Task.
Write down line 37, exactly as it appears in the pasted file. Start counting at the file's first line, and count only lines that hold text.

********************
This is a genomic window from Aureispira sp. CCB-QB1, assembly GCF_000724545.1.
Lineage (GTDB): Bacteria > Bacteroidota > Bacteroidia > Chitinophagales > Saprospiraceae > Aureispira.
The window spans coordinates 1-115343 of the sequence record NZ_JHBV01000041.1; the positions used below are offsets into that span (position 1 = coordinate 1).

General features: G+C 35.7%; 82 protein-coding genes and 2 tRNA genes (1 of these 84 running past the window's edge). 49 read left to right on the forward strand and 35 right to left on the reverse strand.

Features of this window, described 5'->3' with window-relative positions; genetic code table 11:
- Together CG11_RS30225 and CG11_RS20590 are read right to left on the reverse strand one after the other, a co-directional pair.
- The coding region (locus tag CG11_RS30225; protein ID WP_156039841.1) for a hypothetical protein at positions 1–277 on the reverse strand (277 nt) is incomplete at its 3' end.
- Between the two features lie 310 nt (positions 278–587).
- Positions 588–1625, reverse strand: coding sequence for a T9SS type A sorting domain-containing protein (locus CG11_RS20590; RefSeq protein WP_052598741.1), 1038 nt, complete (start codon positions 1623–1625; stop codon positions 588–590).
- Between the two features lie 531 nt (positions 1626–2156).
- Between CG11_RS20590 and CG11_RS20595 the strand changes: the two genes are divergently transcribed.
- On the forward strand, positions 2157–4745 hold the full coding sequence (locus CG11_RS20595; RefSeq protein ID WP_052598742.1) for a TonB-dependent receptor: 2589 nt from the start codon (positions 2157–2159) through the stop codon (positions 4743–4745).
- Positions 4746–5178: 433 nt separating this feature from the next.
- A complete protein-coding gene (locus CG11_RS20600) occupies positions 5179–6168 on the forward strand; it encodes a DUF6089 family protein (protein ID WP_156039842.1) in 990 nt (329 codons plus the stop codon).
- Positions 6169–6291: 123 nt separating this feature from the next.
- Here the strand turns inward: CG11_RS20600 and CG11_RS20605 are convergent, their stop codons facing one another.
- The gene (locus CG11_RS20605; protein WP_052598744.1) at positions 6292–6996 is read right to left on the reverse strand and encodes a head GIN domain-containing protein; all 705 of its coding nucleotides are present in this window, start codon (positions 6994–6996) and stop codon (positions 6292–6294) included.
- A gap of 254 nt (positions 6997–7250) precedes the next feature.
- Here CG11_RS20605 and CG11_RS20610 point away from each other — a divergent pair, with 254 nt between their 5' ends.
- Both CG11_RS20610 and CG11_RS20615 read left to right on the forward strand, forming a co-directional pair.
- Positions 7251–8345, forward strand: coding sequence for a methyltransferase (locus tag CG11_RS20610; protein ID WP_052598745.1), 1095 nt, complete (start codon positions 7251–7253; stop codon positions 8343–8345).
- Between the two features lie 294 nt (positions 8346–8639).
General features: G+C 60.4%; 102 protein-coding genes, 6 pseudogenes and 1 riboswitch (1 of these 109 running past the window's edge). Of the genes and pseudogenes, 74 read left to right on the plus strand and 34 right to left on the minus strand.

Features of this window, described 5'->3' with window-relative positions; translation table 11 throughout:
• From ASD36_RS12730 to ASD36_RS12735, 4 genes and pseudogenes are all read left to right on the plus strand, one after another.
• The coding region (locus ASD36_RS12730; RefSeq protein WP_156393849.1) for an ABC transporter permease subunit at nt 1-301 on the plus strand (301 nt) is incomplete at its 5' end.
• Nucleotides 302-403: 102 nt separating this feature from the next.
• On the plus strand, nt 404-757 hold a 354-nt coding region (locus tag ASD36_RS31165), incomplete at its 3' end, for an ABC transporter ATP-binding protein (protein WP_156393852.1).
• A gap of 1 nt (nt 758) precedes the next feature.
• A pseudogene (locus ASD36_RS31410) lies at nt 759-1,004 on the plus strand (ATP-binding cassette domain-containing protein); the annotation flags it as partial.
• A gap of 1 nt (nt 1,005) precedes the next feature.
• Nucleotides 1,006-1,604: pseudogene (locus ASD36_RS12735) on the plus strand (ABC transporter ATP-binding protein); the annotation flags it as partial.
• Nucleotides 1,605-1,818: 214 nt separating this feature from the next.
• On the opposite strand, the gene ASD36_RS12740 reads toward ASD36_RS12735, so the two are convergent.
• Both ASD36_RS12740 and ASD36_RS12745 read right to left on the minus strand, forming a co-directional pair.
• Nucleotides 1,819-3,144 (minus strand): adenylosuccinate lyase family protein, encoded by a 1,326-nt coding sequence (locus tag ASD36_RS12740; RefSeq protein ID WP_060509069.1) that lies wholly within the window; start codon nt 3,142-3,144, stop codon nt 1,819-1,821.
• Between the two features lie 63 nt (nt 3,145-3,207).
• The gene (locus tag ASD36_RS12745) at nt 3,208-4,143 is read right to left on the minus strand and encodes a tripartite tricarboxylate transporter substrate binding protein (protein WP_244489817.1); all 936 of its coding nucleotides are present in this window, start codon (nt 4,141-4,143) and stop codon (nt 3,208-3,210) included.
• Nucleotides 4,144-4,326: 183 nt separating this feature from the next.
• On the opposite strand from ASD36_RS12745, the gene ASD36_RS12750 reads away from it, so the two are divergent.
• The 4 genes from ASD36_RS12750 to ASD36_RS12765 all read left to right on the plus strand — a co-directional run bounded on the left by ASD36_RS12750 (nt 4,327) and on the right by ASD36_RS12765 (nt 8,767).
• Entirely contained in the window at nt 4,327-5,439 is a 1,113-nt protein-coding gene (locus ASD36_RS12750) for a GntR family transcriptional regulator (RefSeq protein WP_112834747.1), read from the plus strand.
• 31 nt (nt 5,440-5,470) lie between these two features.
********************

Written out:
• Between the two features lie 63 nt (nt 3,145-3,207).